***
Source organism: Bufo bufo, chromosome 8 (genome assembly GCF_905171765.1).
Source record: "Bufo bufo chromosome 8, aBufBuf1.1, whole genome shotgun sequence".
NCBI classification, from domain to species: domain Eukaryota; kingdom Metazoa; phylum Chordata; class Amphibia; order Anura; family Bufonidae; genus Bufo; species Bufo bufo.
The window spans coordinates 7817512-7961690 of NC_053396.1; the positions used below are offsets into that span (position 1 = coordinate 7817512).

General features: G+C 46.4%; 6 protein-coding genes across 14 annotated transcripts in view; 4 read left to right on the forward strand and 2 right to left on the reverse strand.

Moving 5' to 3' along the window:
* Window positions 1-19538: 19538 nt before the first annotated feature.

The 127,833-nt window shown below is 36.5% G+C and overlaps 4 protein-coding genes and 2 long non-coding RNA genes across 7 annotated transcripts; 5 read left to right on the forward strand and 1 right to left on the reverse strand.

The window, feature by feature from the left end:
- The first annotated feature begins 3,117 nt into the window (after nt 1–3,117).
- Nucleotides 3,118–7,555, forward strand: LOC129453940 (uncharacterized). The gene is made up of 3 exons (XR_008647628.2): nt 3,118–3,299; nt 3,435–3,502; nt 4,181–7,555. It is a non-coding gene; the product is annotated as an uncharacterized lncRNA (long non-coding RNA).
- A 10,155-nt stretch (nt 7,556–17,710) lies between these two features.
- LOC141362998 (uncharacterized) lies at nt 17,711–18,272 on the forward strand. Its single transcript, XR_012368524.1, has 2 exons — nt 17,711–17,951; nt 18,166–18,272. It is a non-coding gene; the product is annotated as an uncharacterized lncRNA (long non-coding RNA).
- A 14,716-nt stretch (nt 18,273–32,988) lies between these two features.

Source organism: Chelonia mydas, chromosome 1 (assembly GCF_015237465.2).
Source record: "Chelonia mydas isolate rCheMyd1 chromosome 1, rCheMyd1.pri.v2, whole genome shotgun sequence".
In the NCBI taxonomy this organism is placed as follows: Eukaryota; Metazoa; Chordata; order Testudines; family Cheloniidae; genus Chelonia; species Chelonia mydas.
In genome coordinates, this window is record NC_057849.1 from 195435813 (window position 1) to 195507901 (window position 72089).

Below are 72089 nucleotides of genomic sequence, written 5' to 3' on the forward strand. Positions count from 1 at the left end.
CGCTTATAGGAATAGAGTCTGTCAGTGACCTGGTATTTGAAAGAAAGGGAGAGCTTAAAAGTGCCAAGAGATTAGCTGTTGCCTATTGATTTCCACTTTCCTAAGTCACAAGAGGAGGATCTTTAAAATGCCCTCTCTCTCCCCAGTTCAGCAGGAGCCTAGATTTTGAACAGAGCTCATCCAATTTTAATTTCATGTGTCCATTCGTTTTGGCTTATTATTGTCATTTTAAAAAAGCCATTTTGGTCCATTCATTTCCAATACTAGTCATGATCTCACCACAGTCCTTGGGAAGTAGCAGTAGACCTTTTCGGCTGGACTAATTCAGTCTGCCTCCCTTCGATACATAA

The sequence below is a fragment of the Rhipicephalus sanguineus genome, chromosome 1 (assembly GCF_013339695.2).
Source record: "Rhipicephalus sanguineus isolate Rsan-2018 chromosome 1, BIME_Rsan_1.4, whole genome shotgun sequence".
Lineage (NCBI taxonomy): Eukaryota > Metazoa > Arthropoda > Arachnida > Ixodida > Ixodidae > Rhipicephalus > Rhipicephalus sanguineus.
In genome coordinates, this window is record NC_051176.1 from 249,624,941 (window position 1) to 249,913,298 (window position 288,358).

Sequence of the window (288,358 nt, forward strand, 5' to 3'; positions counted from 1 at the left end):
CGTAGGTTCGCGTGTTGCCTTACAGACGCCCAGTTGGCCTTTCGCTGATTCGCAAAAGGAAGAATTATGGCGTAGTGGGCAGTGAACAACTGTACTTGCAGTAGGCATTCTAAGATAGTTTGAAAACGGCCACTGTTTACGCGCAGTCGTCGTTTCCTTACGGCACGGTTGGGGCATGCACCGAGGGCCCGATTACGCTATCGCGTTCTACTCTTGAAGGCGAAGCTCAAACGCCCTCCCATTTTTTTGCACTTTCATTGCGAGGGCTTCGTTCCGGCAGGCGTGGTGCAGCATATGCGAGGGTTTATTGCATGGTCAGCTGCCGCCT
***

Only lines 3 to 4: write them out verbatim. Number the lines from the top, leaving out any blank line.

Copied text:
NCBI classification, from domain to species: domain Eukaryota; kingdom Metazoa; phylum Chordata; class Amphibia; order Anura; family Bufonidae; genus Bufo; species Bufo bufo.
The window spans coordinates 7817512-7961690 of NC_053396.1; the positions used below are offsets into that span (position 1 = coordinate 7817512).